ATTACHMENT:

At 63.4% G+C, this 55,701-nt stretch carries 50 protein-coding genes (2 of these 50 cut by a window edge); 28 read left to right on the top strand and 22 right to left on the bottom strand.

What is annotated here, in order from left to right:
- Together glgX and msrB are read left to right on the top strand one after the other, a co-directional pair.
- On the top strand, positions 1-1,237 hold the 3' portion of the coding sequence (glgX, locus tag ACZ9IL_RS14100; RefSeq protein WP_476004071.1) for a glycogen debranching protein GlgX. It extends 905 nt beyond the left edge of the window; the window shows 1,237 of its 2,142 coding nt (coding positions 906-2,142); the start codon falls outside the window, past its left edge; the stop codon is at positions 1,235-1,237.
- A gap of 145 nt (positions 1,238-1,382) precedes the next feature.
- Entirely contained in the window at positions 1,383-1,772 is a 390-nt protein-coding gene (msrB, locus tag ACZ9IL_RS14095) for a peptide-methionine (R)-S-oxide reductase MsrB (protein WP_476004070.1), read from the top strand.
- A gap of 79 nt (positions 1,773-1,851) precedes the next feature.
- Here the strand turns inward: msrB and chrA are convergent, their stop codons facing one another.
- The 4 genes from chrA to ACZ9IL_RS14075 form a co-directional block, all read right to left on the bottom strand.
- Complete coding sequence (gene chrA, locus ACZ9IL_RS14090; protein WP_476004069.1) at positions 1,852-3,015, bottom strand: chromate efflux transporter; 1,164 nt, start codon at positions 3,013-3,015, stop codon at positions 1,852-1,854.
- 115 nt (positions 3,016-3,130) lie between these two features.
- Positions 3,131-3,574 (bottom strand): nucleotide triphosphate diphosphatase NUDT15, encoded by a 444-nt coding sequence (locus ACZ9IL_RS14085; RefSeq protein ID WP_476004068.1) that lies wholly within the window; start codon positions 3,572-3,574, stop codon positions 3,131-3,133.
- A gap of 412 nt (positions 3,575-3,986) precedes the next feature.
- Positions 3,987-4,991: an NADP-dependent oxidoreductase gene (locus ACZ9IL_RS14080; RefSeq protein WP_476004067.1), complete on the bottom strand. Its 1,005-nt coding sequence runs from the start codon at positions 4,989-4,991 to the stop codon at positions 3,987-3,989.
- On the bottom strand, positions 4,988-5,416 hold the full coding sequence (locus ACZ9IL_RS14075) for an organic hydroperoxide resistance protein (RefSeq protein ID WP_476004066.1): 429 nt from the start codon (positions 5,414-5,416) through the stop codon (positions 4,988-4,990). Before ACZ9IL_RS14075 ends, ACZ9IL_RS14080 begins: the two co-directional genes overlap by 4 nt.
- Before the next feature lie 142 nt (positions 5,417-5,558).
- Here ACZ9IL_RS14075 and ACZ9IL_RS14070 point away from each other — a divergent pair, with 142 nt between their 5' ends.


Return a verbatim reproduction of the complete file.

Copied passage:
At 63.4% G+C, this 55,701-nt stretch carries 50 protein-coding genes (2 of these 50 cut by a window edge); 28 read left to right on the top strand and 22 right to left on the bottom strand.

What is annotated here, in order from left to right:
- Together glgX and msrB are read left to right on the top strand one after the other, a co-directional pair.
- On the top strand, positions 1-1,237 hold the 3' portion of the coding sequence (glgX, locus tag ACZ9IL_RS14100; RefSeq protein WP_476004071.1) for a glycogen debranching protein GlgX. It extends 905 nt beyond the left edge of the window; the window shows 1,237 of its 2,142 coding nt (coding positions 906-2,142); the start codon falls outside the window, past its left edge; the stop codon is at positions 1,235-1,237.
- A gap of 145 nt (positions 1,238-1,382) precedes the next feature.
- Entirely contained in the window at positions 1,383-1,772 is a 390-nt protein-coding gene (msrB, locus tag ACZ9IL_RS14095) for a peptide-methionine (R)-S-oxide reductase MsrB (protein WP_476004070.1), read from the top strand.
- A gap of 79 nt (positions 1,773-1,851) precedes the next feature.
- Here the strand turns inward: msrB and chrA are convergent, their stop codons facing one another.
- The 4 genes from chrA to ACZ9IL_RS14075 form a co-directional block, all read right to left on the bottom strand.
- Complete coding sequence (gene chrA, locus ACZ9IL_RS14090; protein WP_476004069.1) at positions 1,852-3,015, bottom strand: chromate efflux transporter; 1,164 nt, start codon at positions 3,013-3,015, stop codon at positions 1,852-1,854.
- 115 nt (positions 3,016-3,130) lie between these two features.
- Positions 3,131-3,574 (bottom strand): nucleotide triphosphate diphosphatase NUDT15, encoded by a 444-nt coding sequence (locus ACZ9IL_RS14085; RefSeq protein ID WP_476004068.1) that lies wholly within the window; start codon positions 3,572-3,574, stop codon positions 3,131-3,133.
- A gap of 412 nt (positions 3,575-3,986) precedes the next feature.
- Positions 3,987-4,991: an NADP-dependent oxidoreductase gene (locus ACZ9IL_RS14080; RefSeq protein WP_476004067.1), complete on the bottom strand. Its 1,005-nt coding sequence runs from the start codon at positions 4,989-4,991 to the stop codon at positions 3,987-3,989.
- On the bottom strand, positions 4,988-5,416 hold the full coding sequence (locus ACZ9IL_RS14075) for an organic hydroperoxide resistance protein (RefSeq protein ID WP_476004066.1): 429 nt from the start codon (positions 5,414-5,416) through the stop codon (positions 4,988-4,990). Before ACZ9IL_RS14075 ends, ACZ9IL_RS14080 begins: the two co-directional genes overlap by 4 nt.
- Before the next feature lie 142 nt (positions 5,417-5,558).
- Here ACZ9IL_RS14075 and ACZ9IL_RS14070 point away from each other — a divergent pair, with 142 nt between their 5' ends.